Before debating, I can honestly say I wasn’t the most informed person on development issues, the SDG’s or Concern’s work in general. However, throughout the competition I learned a lot, but, without first-hand experience, without seeing things with my own eyes, everything felt disconnected. What this trip has done for me is show me that these issues are real. On top of all that, I knew very little about Kenya; I knew they were a former colony, they speak Swahili and English and its location. So, with this all this in mind I was ready for the trip and the learning experience of a lifetime!
I had no idea what slums really looked like apart from pictures. Throughout our trip we saw the slums of Nairobi and Nairobi itself from different perspectives. We saw people living their lives as we drove to schools and community groups and clinics. The point of our trip was to learn about Concern’s programmes in Nairobi, with a special emphasis on education. During our week-long trip, we visited two primary schools and one secondary school.
As we arrived at the first primary school, M.M.Chandaria, on the first day, we were greeted with the welcoming and curious smiles of the younger kids and the sceptical outlook of the older ones. Our arrival was overwhelming to say the least – every kid wanted a high-five and an opportunity to greet us personally. They were so excited to have visitors and their excitement was infectious and put any worries I may have had at ease. This school was one of the schools Michael Darragh Mc Auley, the footballer, had visited on his trip to Kenya previously. So, we had the pleasure of presenting to the kids he had met, the responses to their letters from his class here in Ireland. We got to listen to some of them read them out and listen to one poor kid try to pronounce Siobhan! We also had the opportunity to talk to the kids and share scrapbooks we had made about our lives back home. It was such a lovely experience -having them listen so intently to what I had to say and asking questions. None of us wanted to leave when it was time to go.
Dandora IV Preparatory Education Centre, the second primary school we visited, was another wonderful experience. Upon arriving at this school in the middle of the slums, we were greeted not only with amazingly decorated walls but with a surprise debate. We were split up into two teams with the kids and our motion was “To work on a Farm is better than in an Office”. We had the lovely opportunity to be made look slightly stupid by a group of 9-12 year olds! But it was such an amazing thing to see such young kids stand up in front of all their peers and give their opinion so eloquently.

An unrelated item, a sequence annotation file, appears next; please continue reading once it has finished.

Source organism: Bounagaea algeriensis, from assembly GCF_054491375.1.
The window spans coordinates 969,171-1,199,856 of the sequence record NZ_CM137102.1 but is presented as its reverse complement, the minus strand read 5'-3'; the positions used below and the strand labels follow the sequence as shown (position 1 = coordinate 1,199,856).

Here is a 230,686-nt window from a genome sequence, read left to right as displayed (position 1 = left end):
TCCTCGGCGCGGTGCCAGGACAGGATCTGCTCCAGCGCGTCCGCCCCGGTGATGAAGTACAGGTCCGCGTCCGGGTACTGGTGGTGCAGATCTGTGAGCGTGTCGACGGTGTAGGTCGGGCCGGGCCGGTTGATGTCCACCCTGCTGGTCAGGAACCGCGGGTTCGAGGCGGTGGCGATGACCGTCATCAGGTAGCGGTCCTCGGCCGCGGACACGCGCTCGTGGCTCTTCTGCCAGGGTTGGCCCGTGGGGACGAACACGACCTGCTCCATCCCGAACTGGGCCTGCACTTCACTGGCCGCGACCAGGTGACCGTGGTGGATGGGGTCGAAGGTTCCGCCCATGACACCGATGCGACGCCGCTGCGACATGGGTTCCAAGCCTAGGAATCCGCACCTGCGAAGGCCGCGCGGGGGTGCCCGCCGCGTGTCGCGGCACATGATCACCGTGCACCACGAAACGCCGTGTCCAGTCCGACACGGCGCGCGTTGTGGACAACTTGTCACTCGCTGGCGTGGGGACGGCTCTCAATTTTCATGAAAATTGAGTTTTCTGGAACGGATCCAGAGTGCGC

The third and final school we visited was Kariobangi North Girls’ Secondary School. We visited them on the third day. Again, we were surprised with a debate, the six of us v six of them, debating whether or not “Day schools are better than boarding schools”. It was a cool experience and we indirectly learned a lot about schools in Kenya versus school at home. We had the opposing side, it was interesting as we were not just debating about day schools and boarding schools but also about Irish boarding/ day schools versus Kenyan ones. We both spoke from our own experiences and knowledge. They won in the end but it was so nice to have flown across the world and met more teens our age as passionate about debating as us. After the debate we were given time to just chat with the girls and show them our scrapbooks, but in the end to my relief and delight, I ended up just chatting for ages and taking selfies and joking about with the girls. They were so lovely, and I actually got to learn about their lives and what they do for hobbies and what they want to do when they grow up. We got to talk and talk and had to be pulled away when it was time to leave! Their ambition and drive towards their future was so inspiring, and that goes for all the kids we met in all the schools.
What I experienced from the school left me with hope and almost certainty that with the ambition of all these kids and teens that Kenya is in good hands. And that is a sentiment that carried on throughout the trip in every place we visited. The future is bright!
To continue on the note of education, one of the next programmes that we visited was Makerspace. Makerspace is a programme run in Nairobi University using students and lecturers to solve local issues with local solutions, mainly equipment issues in hospitals and clinics. It was fascinating – they take things as basic as a lamp but seriously lacking in hospitals, and find a way to build a new one using locally sourced materials. This programme was not only helping the health sector but also providing practical experience for engineering students. The best thing about seeing this programme was being able to link it to all the programmes we had seen and had yet to see. The difference these products, as simple as a birthing bed, could make is enormous. Or one of the microscopes they were working on for schools could enhance the education of students immensely.
One of the places we could clearly see the effect that these products could have was in the Ruben medical clinic that was in a compound with many facilities including a school. This clinic was amazing and one of my favourite visits. They showed us everything from their lab, which though very simple got the job done, to their brand-new delivery ward only opened a month previously. I was thoroughly amazed at how they functioned so efficiently with so little and how appreciative they were of what they had. They had recently got ONE ambulance and the difference it made was just outstanding. And because of all this, you could see what a difference the things the people in Makerspace made could have.